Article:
The first three hours kind of flew by, to be honest. I listened to three episodes of my favorite comedy podcast (shameless plug for My Brother, My Brother, and Me). My friend made me start eating at around 45 minutes in, and I’m very grateful because I totally was not even thinking about needing to fuel. Chowed down on some applesauce, a stroopwafel, and started drinking some tailwind after every lap. I chatted with a couple people doing the 48 hour race, especially one lovely old man who cheered encouragement to me every single time I passed him. These hours kind of blended together, but I clearly remember texting my family around 1.5 hours into the race to say “surprise! doing my first ultra today!” and causing my mother to almost have a heart attack. I also posted a snapchat story right after the 3 hour mark that consisted of me dancing around like a maniac, very excited that I had hit 18 miles. This was about the time I decided to try to keep doing around 5 miles/hour for as long as I could. It felt fairly sustainable, but I was far into uncharted territory and was very nervous of bonking.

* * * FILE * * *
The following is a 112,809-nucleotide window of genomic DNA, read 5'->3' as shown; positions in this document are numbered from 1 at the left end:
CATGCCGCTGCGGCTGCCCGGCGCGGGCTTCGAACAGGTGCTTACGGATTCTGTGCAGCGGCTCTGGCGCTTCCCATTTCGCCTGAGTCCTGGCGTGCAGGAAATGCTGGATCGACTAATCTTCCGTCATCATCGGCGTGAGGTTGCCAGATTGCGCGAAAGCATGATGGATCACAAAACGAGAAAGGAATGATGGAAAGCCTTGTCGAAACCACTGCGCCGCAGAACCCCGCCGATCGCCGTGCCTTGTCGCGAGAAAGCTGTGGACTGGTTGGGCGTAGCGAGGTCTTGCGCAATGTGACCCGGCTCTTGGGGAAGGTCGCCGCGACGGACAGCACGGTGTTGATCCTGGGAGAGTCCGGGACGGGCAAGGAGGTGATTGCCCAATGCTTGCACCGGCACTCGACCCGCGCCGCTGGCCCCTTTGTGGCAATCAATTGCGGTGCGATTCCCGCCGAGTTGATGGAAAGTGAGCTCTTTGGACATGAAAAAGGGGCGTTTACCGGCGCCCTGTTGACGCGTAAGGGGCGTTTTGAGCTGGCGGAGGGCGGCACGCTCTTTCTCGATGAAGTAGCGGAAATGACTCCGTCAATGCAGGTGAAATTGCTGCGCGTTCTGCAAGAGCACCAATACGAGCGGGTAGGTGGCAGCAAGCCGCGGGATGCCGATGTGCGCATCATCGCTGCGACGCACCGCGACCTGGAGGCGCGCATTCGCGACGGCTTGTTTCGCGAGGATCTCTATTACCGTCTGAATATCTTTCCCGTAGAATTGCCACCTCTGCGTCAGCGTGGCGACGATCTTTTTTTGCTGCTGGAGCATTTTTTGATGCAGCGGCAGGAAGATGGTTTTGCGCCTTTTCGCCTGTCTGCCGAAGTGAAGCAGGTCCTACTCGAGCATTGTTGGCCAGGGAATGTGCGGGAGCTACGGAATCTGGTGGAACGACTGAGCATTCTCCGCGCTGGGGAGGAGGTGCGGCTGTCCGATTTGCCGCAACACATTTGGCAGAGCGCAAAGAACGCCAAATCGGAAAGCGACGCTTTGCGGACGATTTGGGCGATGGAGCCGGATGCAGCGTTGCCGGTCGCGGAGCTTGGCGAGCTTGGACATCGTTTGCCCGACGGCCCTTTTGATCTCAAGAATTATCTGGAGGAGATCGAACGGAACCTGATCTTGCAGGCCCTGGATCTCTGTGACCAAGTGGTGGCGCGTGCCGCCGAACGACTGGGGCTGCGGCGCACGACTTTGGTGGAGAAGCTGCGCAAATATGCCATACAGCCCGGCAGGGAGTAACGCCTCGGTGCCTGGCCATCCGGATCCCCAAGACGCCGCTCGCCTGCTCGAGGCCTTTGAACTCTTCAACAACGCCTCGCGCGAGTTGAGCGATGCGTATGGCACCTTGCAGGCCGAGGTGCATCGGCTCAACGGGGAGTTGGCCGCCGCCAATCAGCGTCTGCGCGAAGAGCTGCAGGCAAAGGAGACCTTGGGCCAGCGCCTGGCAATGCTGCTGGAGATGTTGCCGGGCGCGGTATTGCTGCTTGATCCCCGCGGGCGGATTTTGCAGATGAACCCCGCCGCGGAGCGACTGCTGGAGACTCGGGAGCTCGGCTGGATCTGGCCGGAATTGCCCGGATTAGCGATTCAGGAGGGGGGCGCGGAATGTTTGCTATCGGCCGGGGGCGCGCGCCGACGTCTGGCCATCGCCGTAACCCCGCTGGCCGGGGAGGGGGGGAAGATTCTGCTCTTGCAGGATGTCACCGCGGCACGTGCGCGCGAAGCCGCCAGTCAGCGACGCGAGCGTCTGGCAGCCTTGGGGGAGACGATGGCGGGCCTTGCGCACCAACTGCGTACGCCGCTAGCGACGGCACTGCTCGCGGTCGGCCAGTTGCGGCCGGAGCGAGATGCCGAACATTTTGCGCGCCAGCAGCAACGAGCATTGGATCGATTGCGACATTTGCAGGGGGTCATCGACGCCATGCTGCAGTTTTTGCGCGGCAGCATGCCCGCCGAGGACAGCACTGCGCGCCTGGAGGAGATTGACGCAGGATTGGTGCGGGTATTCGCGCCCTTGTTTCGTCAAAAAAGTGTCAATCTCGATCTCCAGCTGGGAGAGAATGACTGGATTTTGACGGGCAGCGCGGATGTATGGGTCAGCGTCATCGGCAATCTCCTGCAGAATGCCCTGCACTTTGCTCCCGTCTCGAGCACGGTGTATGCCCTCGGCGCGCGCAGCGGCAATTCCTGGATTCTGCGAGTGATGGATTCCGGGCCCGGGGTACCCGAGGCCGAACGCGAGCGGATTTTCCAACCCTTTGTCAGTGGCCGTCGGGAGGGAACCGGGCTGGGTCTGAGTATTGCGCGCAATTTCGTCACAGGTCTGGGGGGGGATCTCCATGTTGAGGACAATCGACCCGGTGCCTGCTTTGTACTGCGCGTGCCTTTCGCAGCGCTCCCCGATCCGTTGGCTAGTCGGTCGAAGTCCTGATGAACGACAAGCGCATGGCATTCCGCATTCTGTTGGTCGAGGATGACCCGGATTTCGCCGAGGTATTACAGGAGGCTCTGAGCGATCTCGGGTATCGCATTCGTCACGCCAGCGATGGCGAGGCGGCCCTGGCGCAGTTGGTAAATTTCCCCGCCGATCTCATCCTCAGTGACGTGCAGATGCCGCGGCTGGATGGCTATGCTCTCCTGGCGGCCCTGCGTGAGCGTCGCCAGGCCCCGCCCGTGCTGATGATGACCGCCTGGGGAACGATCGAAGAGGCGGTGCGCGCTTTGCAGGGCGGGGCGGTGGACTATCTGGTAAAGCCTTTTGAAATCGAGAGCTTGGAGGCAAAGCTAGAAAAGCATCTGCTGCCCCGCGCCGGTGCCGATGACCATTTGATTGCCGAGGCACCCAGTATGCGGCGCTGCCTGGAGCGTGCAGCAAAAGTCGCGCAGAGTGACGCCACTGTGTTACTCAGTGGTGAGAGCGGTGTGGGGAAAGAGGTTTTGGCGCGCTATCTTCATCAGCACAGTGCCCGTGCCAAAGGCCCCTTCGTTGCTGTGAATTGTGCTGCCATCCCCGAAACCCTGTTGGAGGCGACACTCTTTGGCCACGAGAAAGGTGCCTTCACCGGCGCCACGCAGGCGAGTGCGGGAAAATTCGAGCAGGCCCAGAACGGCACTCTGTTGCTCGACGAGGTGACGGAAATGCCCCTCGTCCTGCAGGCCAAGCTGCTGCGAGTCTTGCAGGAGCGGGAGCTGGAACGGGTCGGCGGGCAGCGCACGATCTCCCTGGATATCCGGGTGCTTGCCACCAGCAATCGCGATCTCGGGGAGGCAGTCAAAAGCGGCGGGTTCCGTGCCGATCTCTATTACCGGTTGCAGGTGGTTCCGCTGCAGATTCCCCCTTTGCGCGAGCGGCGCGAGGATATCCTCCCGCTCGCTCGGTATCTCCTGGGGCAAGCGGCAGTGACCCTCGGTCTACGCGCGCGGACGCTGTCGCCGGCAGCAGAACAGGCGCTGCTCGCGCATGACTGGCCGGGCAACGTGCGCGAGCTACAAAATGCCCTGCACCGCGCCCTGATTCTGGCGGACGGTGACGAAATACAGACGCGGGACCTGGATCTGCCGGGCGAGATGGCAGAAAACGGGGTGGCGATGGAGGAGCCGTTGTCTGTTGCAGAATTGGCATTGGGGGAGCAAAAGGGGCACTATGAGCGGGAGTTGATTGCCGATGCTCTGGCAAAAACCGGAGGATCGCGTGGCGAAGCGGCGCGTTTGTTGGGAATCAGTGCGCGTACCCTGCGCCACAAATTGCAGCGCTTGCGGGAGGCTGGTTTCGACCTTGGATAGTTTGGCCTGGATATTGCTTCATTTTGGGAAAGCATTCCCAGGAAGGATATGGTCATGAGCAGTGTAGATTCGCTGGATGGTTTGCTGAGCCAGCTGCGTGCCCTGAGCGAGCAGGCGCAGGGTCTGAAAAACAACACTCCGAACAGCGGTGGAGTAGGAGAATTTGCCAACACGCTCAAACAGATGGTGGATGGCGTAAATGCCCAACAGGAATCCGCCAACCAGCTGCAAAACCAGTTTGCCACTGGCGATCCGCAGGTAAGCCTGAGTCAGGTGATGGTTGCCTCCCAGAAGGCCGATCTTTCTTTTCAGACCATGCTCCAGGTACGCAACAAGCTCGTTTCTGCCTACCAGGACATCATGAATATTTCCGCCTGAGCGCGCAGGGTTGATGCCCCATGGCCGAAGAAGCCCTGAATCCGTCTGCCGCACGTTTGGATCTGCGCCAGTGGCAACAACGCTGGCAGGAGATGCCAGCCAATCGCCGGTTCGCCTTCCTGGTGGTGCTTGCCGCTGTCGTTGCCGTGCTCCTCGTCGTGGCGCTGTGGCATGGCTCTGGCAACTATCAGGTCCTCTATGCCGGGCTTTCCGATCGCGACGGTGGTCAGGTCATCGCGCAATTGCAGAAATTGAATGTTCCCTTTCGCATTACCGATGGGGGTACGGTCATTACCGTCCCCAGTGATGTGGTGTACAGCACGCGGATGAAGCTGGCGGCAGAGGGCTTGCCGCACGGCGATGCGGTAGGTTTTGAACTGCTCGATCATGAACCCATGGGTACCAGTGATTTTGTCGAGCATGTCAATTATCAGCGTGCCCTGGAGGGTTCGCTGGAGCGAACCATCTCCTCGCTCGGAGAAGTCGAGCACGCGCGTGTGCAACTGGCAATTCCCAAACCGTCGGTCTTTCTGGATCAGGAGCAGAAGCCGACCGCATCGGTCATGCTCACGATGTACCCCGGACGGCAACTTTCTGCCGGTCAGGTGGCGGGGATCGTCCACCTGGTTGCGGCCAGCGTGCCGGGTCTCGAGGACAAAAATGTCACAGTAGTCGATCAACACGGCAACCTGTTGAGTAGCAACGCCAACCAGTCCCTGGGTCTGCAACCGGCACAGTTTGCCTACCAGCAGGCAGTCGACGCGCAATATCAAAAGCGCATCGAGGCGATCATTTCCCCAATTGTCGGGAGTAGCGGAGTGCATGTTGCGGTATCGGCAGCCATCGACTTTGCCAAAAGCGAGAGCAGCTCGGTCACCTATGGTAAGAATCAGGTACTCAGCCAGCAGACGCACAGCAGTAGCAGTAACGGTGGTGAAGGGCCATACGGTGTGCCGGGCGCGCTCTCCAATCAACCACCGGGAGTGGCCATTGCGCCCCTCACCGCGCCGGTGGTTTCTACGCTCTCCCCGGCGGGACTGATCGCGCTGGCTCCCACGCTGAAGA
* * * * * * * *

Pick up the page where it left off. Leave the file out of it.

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Feeling good at about an hour into the race

Hours 4-6

Total: 33.4 miles

These hours were very exciting to me personally, because at 4.5 hours I completed my first marathon and at 5.5 hours I completed my first 50k! After around 5 hours, I switched from podcasts to music, and I also started to incorporate brief walking breaks into almost every lap. There were two small hills on the loop, and I used them as walk breaks if I felt tired. I also started to eat more, mainly lots of Tailwind, Coke, and some sugar wafers. Managed to choke down a Hammer gel on one lap even though I forgot to bring any water or liquids to wash it down with. My legs felt tired and sore, but the discomfort didn’t seem to be increasing at all and I was mainly just worrying about getting bored. There was also a VERY large barbecue happening at the park that began during this time period, and running through the smoke from the grills began to get annoying. I was also dodging a lot of people on the path at this point, as the park began to get a little crowded with non-race people out walking their dogs and stuff.

Hours 7-9

Total: 47.7 miles